Asus ROG Phone 3 has a killer hidden feature — but Asus doesn't want you to use it

Asus ROG Phone 3
(Image credit: Asus)

The Asus ROG Phone 3 has a secret 160Hz refresh rate that has just been discovered.

XDA Developers (via Engadget) initially found references to the mode inside the ROG Phone 3's Settings app code. It then discovered that with a debugging command, you can boost the phone's basic 144Hz refresh rate even higher.

To enable this hidden mode, you need to use the command through the PC app Android Debug Bridge. Once you've done this, and rebooted the phone, the 160Hz option appears in the refresh rate settings.

You can then benefit from this display rate on apps where the frame rate hasn't been specifically capped at a lower rate. However, as XDA Developers notes, this mode clearly isn't as optimized for users as the other modes.

In a statement to Engadget, Asus confirmed the setting is present, but that it wasn't intended for consumer usage. "The 160Hz refresh rate is only for our internal testing and ASUS has not made this part of the official specifications of the device," a statement from the company reads.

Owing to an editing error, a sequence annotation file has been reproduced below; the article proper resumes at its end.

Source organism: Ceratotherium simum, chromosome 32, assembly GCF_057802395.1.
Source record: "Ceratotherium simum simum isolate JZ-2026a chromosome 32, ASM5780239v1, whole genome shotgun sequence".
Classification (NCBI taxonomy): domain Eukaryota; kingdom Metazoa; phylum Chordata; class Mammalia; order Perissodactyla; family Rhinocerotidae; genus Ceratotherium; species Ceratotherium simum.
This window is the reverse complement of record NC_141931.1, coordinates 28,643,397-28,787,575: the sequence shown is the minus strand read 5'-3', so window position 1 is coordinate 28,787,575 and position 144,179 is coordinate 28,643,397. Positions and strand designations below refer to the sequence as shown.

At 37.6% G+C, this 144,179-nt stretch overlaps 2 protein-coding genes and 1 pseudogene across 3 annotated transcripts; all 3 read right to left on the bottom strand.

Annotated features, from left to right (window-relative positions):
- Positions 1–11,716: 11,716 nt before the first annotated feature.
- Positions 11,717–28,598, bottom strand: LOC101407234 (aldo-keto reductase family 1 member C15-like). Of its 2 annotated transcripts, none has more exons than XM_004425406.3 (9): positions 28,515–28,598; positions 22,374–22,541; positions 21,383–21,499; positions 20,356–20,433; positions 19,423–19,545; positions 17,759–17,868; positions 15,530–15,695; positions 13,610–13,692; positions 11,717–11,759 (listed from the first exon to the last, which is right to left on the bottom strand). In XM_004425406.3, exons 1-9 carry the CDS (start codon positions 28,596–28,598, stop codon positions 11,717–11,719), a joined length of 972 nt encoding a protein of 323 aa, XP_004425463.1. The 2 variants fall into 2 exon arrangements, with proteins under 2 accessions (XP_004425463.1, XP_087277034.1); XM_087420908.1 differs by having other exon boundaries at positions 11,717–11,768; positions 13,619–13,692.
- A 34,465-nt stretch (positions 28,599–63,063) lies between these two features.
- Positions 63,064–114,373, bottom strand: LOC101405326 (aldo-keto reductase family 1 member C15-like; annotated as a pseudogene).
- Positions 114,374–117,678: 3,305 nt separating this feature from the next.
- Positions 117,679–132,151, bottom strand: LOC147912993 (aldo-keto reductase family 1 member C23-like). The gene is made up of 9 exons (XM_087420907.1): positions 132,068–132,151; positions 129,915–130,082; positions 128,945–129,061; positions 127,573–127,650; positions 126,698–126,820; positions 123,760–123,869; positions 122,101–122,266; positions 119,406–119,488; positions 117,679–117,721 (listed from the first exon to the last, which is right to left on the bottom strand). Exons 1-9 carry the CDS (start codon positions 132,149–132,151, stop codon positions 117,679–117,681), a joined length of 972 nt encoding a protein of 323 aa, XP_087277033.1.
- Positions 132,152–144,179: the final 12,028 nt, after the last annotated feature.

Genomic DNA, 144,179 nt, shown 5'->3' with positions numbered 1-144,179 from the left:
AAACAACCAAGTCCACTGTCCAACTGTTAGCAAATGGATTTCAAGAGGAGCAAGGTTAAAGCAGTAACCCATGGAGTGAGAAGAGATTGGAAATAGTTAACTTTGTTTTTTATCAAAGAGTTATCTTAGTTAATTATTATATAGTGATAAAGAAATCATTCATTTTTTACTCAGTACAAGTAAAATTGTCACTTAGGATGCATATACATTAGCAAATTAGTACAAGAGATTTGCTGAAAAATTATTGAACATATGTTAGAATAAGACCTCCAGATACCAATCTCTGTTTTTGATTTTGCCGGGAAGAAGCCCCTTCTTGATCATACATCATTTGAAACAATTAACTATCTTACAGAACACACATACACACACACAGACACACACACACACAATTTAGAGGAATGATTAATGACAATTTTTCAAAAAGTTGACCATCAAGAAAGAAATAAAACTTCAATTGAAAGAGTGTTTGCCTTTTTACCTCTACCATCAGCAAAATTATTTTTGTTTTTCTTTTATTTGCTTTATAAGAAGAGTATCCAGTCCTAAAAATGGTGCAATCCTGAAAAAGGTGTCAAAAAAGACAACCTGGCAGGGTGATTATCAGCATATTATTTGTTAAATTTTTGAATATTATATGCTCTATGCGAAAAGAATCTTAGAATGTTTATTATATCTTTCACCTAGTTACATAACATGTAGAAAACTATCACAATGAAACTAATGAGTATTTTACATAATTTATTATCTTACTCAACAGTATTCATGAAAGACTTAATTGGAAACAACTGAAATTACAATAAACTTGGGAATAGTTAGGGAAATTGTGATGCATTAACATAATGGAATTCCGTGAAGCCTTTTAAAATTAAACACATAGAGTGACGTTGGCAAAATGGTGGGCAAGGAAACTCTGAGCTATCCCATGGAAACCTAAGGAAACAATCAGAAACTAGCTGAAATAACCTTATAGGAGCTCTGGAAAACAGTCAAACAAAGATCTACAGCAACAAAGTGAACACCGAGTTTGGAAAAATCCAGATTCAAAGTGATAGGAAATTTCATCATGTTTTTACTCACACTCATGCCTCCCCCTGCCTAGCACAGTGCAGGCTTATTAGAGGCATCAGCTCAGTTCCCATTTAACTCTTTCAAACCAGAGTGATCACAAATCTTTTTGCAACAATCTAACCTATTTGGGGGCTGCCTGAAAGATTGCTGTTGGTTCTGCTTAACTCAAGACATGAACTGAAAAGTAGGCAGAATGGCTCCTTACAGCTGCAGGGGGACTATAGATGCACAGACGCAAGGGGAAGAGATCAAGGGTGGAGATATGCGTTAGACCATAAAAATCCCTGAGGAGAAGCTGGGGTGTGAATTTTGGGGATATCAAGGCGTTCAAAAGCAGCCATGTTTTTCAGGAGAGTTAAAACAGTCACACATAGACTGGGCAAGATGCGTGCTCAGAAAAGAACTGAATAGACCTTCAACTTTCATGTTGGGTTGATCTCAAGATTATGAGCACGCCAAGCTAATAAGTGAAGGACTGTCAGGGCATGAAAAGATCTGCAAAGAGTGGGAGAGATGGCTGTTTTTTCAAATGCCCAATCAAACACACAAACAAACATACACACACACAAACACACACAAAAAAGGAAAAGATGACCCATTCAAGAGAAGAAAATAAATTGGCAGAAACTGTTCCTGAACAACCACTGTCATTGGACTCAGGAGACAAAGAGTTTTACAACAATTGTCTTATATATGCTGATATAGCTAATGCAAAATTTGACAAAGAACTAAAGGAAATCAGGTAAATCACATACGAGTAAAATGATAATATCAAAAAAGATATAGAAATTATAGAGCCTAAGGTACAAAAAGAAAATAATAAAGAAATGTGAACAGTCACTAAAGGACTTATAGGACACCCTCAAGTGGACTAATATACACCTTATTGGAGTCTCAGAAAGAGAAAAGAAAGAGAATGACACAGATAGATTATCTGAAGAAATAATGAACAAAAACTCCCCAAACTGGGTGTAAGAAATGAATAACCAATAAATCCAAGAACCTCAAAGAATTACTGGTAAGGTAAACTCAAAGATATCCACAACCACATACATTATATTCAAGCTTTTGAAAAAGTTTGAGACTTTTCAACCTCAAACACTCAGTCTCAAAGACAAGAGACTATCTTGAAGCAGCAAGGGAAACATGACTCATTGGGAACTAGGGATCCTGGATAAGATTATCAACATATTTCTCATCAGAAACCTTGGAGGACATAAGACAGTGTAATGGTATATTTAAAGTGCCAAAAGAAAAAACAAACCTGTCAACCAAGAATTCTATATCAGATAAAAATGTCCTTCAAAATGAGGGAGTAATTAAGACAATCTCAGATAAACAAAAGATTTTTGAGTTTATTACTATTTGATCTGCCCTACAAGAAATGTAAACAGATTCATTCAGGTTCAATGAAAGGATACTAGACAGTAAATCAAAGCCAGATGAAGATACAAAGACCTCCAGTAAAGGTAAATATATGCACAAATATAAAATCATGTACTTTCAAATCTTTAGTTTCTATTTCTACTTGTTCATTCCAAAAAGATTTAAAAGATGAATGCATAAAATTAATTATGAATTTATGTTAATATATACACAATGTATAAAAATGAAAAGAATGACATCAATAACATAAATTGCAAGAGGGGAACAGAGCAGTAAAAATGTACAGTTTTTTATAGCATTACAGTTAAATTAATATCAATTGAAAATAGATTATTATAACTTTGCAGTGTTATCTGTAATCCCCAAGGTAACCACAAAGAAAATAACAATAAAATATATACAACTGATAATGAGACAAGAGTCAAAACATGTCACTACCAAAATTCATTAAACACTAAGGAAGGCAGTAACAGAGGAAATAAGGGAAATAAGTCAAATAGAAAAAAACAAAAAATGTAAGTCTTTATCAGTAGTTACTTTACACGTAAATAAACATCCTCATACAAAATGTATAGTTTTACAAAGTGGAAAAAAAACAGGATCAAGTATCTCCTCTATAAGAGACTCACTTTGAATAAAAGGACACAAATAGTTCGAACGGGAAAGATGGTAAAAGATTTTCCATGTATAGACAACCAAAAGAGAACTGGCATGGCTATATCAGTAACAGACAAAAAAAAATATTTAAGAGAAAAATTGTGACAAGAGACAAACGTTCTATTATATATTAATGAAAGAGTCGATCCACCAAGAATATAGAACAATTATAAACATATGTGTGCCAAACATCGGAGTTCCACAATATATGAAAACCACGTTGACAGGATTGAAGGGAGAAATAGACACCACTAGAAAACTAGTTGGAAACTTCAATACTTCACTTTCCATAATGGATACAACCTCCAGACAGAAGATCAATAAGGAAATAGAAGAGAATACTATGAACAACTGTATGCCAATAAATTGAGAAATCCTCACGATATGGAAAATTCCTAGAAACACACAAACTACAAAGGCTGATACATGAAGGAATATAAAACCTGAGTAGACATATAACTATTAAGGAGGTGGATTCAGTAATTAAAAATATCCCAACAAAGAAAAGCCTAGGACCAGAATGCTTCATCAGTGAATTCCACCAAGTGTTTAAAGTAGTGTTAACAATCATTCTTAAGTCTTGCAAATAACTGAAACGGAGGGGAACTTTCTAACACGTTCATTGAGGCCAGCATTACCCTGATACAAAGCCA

Most Android flagships released this year are using 120Hz displays, including the upcoming Samsung Galaxy Note 20. The ROG Phone's 144Hz advertised refresh rate already beats it on that front, as does its huge 6,000 mAh battery and maximum 16GB RAM. The Note 20 Ultra has a 4,500 mAh battery and 12GB RAM in comparison.

Like the Note 20, the ROG Phone 3 uses a Snapdragon 865 Plus chip with 5G compatibility. However, the Note 20 will have the better cameras, featuring a 108MP sensor and 5x optical zoom camera on the Ultra model, plus the many benefits offered by its S Pen stylus.

If you're convinced that the ROG Phone 3 is the phone for you, you'll have to wait for it. It's not due to arrive in the US until September, although it will release in Europe at the end of July.

Richard Priday
Assistant Phones Editor

Richard is based in London, covering news, reviews and how-tos for phones, tablets, gaming, and whatever else people need advice on. Following on from his MA in Magazine Journalism at the University of Sheffield, he's also written for WIRED U.K., The Register and Creative Bloq. When not at work, he's likely thinking about how to brew the perfect cup of specialty coffee.